I've always been attracted to cinema and soundscapes. And these were my first experiences with that. Mix that and how cool I always thought the guitar was and how much I idolized any musicians I saw, it was a no brainer that I would pursue a lifelong goal of making music.
I loved the La Bamba movie, too. So great how they did it and did it so well that it was an instant classic. Also, anything Batman, I'm all about that life.
From your introduction to music, to actually learning how to play, can you share some background in any lessons, classes and/or equipment you use?
Growing up, I had really supportive parents that encouraged me to pursue whatever I was into. They basically involved me in everything they could and let me decide what to stick to. When I was 11, my dad gifted me his first guitar. A Silvertone electric from the 60s, one of those Sears guitars that came in a case with an amp built into it. It was my first guitar and it looked like the one Ritchie Valens played. By that time, I started getting into bands like Green Day, Nirvana, Smashing Pumpkins, Counting Crows and Weezer. I had gone through a heavy Beach Boys phase, rightfully so. But I was introduced to some albums that are still some of my favorite. Siamese Dream… it doesn't get better than that. One of my best friends, John Gavarone, was also getting super into these bands and his dad is an amazing guitar player. So he started teaching us all the songs but also pushed bands like Pink Floyd, Yes, Zeppelin on us, which ruled.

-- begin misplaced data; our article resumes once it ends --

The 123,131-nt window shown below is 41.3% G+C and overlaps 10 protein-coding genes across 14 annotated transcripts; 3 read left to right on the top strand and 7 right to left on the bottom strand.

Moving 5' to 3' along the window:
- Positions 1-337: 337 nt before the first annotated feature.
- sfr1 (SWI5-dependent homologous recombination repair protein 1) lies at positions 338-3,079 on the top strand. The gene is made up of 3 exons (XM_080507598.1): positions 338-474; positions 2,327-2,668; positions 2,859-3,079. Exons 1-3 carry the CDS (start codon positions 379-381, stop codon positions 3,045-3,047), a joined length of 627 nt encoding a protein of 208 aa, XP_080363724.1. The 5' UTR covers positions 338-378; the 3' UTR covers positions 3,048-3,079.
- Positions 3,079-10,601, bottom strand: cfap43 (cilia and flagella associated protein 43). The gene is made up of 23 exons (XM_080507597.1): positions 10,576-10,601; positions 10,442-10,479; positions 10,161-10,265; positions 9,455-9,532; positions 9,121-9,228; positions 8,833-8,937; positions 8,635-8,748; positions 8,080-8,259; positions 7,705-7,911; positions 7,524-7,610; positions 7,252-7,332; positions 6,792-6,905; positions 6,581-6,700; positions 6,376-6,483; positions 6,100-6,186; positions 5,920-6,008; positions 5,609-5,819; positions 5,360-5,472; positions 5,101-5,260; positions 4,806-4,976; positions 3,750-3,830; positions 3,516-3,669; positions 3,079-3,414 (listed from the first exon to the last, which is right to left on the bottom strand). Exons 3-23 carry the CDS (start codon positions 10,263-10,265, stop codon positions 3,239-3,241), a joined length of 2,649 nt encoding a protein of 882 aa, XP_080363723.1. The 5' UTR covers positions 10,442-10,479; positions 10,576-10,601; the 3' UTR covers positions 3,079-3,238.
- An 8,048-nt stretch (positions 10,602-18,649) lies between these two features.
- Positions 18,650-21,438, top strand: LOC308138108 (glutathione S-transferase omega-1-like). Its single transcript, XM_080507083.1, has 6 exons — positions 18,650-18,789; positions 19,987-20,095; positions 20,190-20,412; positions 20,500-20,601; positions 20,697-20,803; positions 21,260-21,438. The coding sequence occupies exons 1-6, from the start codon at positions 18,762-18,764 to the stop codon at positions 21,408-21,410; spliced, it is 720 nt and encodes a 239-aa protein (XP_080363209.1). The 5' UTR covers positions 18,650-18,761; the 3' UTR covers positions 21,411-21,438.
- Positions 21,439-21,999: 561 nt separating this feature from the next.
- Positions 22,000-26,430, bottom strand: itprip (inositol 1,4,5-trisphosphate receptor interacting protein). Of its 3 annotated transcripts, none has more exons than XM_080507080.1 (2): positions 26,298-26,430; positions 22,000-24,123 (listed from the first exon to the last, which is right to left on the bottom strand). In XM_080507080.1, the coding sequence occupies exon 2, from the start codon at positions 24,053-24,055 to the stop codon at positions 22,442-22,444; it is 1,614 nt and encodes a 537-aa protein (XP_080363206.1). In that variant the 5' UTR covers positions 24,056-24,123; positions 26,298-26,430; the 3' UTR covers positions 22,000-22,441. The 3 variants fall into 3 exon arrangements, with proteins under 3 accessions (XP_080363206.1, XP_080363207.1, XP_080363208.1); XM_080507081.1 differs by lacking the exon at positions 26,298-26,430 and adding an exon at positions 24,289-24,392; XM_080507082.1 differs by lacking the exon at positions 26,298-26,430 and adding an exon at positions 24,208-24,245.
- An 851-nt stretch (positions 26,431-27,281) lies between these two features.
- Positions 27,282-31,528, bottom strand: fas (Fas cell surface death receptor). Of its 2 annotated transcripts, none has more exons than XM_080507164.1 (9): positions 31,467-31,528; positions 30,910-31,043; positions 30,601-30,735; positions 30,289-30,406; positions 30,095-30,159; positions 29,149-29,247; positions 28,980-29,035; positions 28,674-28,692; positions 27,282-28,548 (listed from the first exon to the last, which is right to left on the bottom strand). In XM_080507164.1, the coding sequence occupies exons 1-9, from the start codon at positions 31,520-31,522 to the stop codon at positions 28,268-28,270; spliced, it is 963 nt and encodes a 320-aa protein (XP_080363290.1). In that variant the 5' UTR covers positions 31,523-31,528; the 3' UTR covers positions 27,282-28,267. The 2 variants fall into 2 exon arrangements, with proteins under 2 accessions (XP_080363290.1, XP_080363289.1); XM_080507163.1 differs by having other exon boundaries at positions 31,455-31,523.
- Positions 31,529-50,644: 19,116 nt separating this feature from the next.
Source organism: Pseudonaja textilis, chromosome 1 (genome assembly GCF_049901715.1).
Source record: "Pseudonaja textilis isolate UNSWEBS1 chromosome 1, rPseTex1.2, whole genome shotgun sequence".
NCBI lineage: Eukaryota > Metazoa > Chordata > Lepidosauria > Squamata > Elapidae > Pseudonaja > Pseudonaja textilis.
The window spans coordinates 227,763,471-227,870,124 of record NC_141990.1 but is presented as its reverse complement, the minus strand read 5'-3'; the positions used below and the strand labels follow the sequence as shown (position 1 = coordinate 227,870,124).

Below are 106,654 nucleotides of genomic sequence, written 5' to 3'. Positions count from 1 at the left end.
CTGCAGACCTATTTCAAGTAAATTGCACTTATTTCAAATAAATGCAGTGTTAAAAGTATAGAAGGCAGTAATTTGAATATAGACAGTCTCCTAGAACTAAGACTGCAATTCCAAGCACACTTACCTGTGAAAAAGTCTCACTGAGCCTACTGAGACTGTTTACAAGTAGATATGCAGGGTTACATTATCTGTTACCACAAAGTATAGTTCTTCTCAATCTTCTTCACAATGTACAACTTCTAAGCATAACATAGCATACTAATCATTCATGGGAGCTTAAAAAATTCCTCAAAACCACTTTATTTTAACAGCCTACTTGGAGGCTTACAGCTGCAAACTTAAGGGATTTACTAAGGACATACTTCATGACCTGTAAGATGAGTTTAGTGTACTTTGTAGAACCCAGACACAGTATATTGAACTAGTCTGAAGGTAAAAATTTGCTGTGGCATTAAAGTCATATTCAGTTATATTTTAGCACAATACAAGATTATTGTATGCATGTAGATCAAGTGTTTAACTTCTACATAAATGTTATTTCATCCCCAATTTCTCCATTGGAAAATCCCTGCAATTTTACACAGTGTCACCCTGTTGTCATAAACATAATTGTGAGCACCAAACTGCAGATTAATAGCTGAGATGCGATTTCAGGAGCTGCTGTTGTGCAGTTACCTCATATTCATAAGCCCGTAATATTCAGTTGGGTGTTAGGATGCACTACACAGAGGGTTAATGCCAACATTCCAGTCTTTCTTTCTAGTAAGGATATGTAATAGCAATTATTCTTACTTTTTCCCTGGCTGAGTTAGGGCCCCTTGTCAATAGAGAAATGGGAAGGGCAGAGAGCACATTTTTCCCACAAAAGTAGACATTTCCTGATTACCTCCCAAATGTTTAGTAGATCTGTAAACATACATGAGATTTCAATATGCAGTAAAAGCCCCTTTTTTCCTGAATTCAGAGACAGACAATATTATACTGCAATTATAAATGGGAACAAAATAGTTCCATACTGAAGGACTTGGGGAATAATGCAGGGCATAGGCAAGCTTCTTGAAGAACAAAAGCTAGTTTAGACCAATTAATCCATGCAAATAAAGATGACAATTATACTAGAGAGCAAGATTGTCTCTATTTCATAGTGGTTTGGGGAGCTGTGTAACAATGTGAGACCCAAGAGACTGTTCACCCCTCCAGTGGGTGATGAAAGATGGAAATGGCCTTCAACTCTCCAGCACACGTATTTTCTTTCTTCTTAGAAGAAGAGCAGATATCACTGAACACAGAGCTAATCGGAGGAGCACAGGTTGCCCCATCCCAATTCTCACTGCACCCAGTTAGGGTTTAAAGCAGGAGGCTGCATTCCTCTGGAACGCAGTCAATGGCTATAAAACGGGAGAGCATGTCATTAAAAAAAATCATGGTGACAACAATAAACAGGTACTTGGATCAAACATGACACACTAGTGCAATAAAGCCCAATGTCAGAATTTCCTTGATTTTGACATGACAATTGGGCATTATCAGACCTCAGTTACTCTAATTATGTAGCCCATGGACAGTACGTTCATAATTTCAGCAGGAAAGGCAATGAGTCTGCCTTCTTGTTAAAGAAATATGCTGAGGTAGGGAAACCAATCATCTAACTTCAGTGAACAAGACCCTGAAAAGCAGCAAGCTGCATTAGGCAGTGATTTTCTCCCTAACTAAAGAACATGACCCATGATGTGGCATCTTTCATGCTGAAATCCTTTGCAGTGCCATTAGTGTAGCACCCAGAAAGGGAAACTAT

From there, I took a couple years of guitar lessons with this rad hair metal dude who would try to teach me the fundamentals, but I just really wanted to learn all the songs I was listening to and could careless about the theory of it. Music has never ever been about theory of it, always about the sound and emotion. Lessons evolved into playing some talent shows and battle of the bands in middle school. Which eventually evolved into getting into actual bands by high school and so on.